|Tianna Hall & Chris Cortez, |
(Blue Bamboo, 2013)
If you're looking for a Christmas centered around jazz, here are three possibilities for you, ranging from the off-beat to the reasonably traditional. All three seem to be on a journey to make Christmas and especially Christmas music new again -- which can be a daunting effort. After all, what does it take to make a chestnut like "The Christmas Song," found on two of these discs, fresh again?
The Manhattan Brass offer the oddest Christmas disc. Primarily a quintet -- two trumpets, two trombones and a tuba playing the bass parts -- these guys appear to be torn between the desire to celebrate Christmas and to destroy it. For example, the opening track, "It Came Upon a Midnight Clear," begins as a fairly traditional brass treatment of a Christmas song, the type of thing you'd hear performed by your local brass band in the town square, if your local brass band featured a trumpeter who was very fond of creating a wah-wah effect with his mute. After running through the tune once, though, the improvising begins and the band begins what can only be described as deconstructing the melody. A quick check of the credits shows that this is an arrangement by Carla Bley, one of America's leading avant-garde musicians and arrangers. True, she holds her impulses fairly much in check here, but, as a result of her and the band's work, an old classic does not become new as much as it becomes lost.
The second song, "We Wish You a Merry Christmas," is entirely unrecognizable. It is given a Carribean-like, multi-tempo, jerky arrangement in which the tune disappears into the murk. I had to check the notes to see what song it was supposed to be.
The rest of the tunes are like this also. The melodies are warped and buried in the charts, which, frankly, try too hard. There's a difference between being original and being muddled. Maybe the problem stems from the fact that the holiday theme placed too many limitations on a brass band that wants to go deeper into the music. That seems to be the case here. The holiday theme keeps it from being jazzy enough and the jazz keeps it from being Christmassy enough.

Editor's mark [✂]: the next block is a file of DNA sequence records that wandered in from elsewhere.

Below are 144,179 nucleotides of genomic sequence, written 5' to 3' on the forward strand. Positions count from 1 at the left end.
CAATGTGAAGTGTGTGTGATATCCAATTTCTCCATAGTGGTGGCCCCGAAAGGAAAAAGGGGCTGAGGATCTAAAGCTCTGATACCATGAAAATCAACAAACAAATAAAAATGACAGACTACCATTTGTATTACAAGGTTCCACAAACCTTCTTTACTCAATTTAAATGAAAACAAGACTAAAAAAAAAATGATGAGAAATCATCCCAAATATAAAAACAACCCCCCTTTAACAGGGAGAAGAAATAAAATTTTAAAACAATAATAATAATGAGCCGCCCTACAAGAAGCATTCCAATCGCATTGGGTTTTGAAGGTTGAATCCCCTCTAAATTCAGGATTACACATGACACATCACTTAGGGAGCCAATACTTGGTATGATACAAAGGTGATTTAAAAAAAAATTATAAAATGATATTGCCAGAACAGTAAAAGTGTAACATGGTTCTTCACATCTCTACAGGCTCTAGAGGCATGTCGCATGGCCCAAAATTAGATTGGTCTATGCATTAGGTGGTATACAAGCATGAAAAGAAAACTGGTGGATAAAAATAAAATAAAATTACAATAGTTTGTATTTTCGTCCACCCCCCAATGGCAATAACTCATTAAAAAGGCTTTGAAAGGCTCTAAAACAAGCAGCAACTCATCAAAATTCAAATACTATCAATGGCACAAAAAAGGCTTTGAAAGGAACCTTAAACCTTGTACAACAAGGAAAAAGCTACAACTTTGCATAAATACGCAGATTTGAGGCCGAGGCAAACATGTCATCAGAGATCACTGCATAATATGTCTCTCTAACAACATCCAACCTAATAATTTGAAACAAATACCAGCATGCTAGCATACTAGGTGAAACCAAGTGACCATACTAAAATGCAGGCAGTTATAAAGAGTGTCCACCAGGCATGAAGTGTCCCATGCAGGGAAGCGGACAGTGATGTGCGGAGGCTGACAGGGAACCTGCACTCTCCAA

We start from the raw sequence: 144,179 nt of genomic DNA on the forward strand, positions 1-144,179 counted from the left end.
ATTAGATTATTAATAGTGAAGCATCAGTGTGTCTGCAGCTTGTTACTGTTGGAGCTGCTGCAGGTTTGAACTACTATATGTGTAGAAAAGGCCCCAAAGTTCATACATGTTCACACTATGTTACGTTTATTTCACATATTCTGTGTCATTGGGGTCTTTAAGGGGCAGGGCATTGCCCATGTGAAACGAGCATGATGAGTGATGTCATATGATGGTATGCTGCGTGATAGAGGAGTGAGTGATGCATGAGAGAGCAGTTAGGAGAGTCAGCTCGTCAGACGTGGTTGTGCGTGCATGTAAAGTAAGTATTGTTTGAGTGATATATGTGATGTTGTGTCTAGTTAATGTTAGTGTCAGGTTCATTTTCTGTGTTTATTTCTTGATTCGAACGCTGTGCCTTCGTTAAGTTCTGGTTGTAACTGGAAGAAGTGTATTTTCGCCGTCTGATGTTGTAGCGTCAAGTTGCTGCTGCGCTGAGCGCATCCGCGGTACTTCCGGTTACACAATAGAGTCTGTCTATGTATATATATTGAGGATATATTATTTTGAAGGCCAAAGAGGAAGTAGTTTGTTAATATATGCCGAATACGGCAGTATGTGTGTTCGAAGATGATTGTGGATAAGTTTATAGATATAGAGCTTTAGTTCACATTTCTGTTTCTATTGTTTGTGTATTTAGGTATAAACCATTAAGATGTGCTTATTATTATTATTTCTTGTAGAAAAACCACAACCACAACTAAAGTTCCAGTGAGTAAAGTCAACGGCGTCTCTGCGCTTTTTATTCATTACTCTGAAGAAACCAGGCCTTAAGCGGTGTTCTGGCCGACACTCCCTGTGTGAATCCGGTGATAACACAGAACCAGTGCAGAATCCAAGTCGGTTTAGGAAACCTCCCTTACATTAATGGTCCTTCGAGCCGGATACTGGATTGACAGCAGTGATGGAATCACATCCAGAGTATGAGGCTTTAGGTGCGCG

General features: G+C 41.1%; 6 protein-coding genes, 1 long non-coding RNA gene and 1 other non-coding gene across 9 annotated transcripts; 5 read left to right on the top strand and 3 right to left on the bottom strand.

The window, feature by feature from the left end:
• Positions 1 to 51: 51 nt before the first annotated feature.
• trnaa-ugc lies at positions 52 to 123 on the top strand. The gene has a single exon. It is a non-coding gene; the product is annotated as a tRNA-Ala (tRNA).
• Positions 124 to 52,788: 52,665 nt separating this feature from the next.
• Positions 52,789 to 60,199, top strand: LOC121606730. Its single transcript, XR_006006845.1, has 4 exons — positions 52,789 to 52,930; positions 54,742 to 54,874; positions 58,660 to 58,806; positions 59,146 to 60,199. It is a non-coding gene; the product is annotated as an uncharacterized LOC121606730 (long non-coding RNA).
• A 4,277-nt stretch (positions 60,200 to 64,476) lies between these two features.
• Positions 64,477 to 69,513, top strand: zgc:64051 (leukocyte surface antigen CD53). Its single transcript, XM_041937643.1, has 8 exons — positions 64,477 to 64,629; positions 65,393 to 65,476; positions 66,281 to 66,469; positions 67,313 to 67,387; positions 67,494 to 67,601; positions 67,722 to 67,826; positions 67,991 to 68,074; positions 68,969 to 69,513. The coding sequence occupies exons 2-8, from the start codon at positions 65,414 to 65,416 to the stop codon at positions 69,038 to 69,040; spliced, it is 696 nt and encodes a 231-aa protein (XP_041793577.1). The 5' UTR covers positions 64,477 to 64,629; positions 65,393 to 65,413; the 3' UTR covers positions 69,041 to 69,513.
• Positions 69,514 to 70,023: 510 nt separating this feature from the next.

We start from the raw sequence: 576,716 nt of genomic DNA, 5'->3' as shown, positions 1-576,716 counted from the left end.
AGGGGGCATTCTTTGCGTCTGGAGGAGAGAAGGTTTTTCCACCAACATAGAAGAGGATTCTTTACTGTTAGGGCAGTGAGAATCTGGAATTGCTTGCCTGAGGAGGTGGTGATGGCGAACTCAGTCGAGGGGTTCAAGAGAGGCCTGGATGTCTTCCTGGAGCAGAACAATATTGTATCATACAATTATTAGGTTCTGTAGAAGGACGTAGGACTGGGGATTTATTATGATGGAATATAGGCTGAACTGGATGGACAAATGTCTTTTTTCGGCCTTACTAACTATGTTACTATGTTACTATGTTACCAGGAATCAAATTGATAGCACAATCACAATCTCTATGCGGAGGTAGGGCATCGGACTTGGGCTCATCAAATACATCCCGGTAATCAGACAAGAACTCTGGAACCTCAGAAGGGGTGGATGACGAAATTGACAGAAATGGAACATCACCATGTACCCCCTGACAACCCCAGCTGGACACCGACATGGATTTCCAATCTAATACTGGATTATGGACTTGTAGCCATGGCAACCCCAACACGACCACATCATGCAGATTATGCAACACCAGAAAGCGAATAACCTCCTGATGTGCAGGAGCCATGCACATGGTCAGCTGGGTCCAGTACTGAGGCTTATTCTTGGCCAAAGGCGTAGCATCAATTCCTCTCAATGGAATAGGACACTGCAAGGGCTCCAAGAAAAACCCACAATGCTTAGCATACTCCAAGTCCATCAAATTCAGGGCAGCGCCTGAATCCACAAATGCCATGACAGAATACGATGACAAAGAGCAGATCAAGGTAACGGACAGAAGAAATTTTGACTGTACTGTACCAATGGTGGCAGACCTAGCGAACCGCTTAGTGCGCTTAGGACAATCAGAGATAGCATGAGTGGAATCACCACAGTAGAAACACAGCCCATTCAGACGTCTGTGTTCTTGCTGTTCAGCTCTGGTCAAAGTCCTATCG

That's not the problem with Tim Warfield's Jazzy Christmas. His band wants to play the songs, not reinvent them. A traditional jazz sextet -- sax, trumpet, vibes, piano, bass and drums, with vocalists on two tracks -- Warfield's band plays an accessible brand of bop, stating and building the themes and then running changes on them. The Christmas tunes serve as the themes to hang solos on and the players hue closely to the melodies while soloing, although they do stretch out. On the vocal treatment of "Let It Snow," they lose the magic a little, although I'm not sure what they could have done with this song other than let it go.
Their version of "Joy to the World" is a thing of beauty, though -- worth the price of the CD. The jazz fans among your Christmas guests will enjoy this one.
With Tianna Hall and Chris Cortez, we enter the vocal arena. Texas singer Hall and guitarist Cortez, a band leader on his own who also works with Hall on the road, have assembled a fine lineup from their respective bands and have come up with a jazz vocal album, which offers alternative versions of familiar holiday songs.
Hall has a fine voice and Cortez is a good guitarist. The charts support the songs and the opener, "Angels," gives every indication that we're in for a good time. The band floats in the background, the horn section chopping out chords as Hall sings the melody and a really nice trumpet solo leads to some nice guitar runs. Then Hall returns to take the song home.
They follow that with a pair of Vince Guaraldi tunes from Peanuts TV specials, "A Child is Born" and "Christmas Time is Here." Hall generates a nice tension because her vocal does not sound joyous; instead, she takes a bluesy approach that suggests a darkness beneath the lights of the holiday. The tenor sax solo reinforces the mood.
And then the trouble starts. Let's face it: I don't care how good a singer you are or how hot a guitar player you are, there is no way you're going to make "Santa Claus is Coming to Town" fresh again.
And that's the problem with this CD. Once they begin playing more familiar tunes, such as "The Christmas Song," "We Three Kings" and "Santa Baby," even the most devoted listener begins thinking about a cold beer or starts to wonder if there's anything worth watching on TV. You reach for a book. Noel is a mixed effort at best.
Manhattan Holiday tries unsuccessfully to cope with the familiarity. Hall and Cortex appear to decide that it can't be overcome, so they ride with it. It's a ride they wanted to embark on but one that I can't go all the way along with them on.
All I can say is that of these three discs, Tim Warfield's is the one that will spend the most holiday time in my player.
music review by
Michael Scott Cain
14 December 2013
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